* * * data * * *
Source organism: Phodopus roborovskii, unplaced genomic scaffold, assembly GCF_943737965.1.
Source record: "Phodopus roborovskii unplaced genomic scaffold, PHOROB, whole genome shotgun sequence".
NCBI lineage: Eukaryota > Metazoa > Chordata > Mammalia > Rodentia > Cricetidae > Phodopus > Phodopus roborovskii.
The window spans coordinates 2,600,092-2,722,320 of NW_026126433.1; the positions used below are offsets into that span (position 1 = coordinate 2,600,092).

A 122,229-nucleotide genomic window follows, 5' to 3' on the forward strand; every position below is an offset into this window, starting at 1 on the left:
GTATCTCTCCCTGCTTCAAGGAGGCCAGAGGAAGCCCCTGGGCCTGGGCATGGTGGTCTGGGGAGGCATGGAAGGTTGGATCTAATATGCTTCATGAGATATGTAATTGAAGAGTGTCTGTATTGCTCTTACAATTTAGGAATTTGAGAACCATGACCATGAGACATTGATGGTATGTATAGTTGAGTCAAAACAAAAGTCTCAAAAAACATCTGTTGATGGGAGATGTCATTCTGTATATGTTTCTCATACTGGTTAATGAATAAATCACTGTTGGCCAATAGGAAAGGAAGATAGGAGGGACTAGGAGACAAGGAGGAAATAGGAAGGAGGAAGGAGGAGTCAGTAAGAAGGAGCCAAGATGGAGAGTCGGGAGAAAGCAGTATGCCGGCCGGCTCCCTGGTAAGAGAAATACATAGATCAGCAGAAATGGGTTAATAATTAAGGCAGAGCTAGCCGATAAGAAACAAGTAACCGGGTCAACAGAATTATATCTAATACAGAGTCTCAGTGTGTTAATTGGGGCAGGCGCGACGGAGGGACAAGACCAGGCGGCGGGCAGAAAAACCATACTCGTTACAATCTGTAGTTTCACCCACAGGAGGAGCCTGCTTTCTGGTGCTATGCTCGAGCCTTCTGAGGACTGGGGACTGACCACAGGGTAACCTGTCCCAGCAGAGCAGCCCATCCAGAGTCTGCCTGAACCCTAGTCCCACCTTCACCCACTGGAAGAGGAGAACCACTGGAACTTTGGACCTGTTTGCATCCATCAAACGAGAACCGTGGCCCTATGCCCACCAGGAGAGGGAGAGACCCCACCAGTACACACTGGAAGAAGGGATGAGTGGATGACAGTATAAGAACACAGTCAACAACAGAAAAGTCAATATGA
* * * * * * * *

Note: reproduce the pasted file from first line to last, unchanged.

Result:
Source organism: Phodopus roborovskii, unplaced genomic scaffold, assembly GCF_943737965.1.
Source record: "Phodopus roborovskii unplaced genomic scaffold, PHOROB, whole genome shotgun sequence".
NCBI lineage: Eukaryota > Metazoa > Chordata > Mammalia > Rodentia > Cricetidae > Phodopus > Phodopus roborovskii.
The window spans coordinates 2,600,092-2,722,320 of NW_026126433.1; the positions used below are offsets into that span (position 1 = coordinate 2,600,092).

A 122,229-nucleotide genomic window follows, 5' to 3' on the forward strand; every position below is an offset into this window, starting at 1 on the left:
GTATCTCTCCCTGCTTCAAGGAGGCCAGAGGAAGCCCCTGGGCCTGGGCATGGTGGTCTGGGGAGGCATGGAAGGTTGGATCTAATATGCTTCATGAGATATGTAATTGAAGAGTGTCTGTATTGCTCTTACAATTTAGGAATTTGAGAACCATGACCATGAGACATTGATGGTATGTATAGTTGAGTCAAAACAAAAGTCTCAAAAAACATCTGTTGATGGGAGATGTCATTCTGTATATGTTTCTCATACTGGTTAATGAATAAATCACTGTTGGCCAATAGGAAAGGAAGATAGGAGGGACTAGGAGACAAGGAGGAAATAGGAAGGAGGAAGGAGGAGTCAGTAAGAAGGAGCCAAGATGGAGAGTCGGGAGAAAGCAGTATGCCGGCCGGCTCCCTGGTAAGAGAAATACATAGATCAGCAGAAATGGGTTAATAATTAAGGCAGAGCTAGCCGATAAGAAACAAGTAACCGGGTCAACAGAATTATATCTAATACAGAGTCTCAGTGTGTTAATTGGGGCAGGCGCGACGGAGGGACAAGACCAGGCGGCGGGCAGAAAAACCATACTCGTTACAATCTGTAGTTTCACCCACAGGAGGAGCCTGCTTTCTGGTGCTATGCTCGAGCCTTCTGAGGACTGGGGACTGACCACAGGGTAACCTGTCCCAGCAGAGCAGCCCATCCAGAGTCTGCCTGAACCCTAGTCCCACCTTCACCCACTGGAAGAGGAGAACCACTGGAACTTTGGACCTGTTTGCATCCATCAAACGAGAACCGTGGCCCTATGCCCACCAGGAGAGGGAGAGACCCCACCAGTACACACTGGAAGAAGGGATGAGTGGATGACAGTATAAGAACACAGTCAACAACAGAAAAGTCAATATGA